Towering extension on Tate

The newest innovation in museum world comes from England and it’s famous Tate museum. Tate has announced the opening of a £260 million tower expansion. As one of the most significant cultural buildings in Britain, they plan to do some more work on the banks of the river Thames.

Looking a pyramid shaped brickwork, museum’s new addition adds the new atmosphere to its original structure, changing the look from the glassy one to more recent architecture. It is important to say that it provides 60 percent more space for visitors to this iconic center of modern art. “Today we open not just an extension but genuinely a new Tate Modern with…a new view of the world as it has been over the past 120 years,” – said Tate’s director, Nicholas Serota.

The people who redefined the usage of an old power station, Swiss architects de Meuron & Herzog, designed this new building, rising it up ten stories from the former Switch House, having a magnificent 360-degree view from the platform at the top. Inside the “House”, they put the brick facade and slit windows, with concrete spiral stairs, used from the old oil storage tanks, adding the oak floor.

The galleries of the new building are linked with the existing one with a bridge across the Turbine Hall on the fourth floor. A huge sculpture of a tree by the Chinese artist Ai Weiwei rises up from another bridge which is located three floors below. They believe that this new entrance will ease the constant flow of visitor through the museum.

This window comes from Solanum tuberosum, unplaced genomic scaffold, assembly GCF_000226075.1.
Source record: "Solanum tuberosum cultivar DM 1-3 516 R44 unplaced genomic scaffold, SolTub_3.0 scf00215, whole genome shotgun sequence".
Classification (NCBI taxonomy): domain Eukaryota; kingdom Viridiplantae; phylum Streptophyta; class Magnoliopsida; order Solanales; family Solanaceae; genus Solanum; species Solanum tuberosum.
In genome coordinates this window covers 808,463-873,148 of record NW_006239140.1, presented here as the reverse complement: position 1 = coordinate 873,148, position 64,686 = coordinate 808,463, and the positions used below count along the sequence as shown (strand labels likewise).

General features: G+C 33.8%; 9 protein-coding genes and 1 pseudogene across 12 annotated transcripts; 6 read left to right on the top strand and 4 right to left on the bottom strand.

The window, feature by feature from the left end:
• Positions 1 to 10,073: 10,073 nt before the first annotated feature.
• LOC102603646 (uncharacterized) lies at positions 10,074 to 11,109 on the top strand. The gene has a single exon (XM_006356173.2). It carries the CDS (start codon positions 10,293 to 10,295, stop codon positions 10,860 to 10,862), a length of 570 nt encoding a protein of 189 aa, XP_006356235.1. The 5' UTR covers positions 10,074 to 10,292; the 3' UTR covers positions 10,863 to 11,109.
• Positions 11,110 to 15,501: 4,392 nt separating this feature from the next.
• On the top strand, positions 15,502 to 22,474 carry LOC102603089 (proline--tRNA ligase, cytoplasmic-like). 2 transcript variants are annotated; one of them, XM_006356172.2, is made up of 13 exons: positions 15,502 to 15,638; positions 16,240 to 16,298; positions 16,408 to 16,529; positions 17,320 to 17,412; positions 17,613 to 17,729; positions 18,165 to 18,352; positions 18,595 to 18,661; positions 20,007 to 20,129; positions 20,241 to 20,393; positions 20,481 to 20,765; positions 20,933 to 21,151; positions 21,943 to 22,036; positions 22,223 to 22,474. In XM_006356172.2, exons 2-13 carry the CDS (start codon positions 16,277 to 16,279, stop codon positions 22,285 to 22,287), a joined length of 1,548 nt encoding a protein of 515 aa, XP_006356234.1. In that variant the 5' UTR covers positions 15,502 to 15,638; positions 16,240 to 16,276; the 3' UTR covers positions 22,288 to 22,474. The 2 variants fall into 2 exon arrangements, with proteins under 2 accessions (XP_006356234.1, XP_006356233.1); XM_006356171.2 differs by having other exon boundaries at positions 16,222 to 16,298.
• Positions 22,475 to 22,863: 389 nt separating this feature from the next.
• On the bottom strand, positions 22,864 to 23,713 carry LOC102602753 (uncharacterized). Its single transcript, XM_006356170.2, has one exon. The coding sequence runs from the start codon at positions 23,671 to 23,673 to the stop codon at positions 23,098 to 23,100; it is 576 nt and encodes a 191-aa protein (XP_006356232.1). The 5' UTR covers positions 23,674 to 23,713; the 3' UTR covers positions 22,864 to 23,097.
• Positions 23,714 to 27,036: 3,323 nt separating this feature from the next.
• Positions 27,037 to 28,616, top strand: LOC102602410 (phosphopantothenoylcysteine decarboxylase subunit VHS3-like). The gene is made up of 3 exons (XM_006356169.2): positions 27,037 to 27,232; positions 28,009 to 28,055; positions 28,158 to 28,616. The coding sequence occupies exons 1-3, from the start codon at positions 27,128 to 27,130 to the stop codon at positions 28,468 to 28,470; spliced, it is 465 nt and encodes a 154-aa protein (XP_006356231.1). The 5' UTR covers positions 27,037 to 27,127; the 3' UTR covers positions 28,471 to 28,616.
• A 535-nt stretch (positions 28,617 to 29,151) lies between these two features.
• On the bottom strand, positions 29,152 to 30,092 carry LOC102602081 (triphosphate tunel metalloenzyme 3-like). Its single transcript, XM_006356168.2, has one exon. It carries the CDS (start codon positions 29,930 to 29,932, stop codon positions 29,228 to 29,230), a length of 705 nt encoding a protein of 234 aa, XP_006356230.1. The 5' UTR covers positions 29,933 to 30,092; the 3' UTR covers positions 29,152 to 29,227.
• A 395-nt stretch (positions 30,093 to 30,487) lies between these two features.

The artist Cornelia Parker said: “There’s a porosity just by the way the bricks are and the fact you can walk though…It’s almost more female if you like. The original Tate Modern struts its stuff, whereas the new one is a bit more mercurial…The bricks are jutting out at angles, almost like brick brutalism. It’s really good.”

The three of the ten new stories are planned for exhibiting art. These are the biggest spaces, located at the bottom of the pyramid. The rest of the building will represent a sort of educational spaces. One floor will be used for “open experiment”, the platform for artists and public to explore and debate the art. Nicholas Serota added: “This is a building that’s not just about art, it’s about the city, it’s about London, it’s about what a great art institution can do for a community.”

Frances Morris, Tate Modern’s new director said: “Since we opened Tate Modern the world has changed and the story of art has changed. The established view of art history is no longer all-encompassing. Truly great art was then and is now made all over the world.”

Women artists finally have more space in a multiple decade effort to change the current situation in museums over the globe. More than third are women in show of the 300 artists from 57 countries. Louise Bourgeois has three rooms in the impressive opening display. Georgia O’Keeffe and Mona Hatoum both have major exhibitions at the museum this year also.

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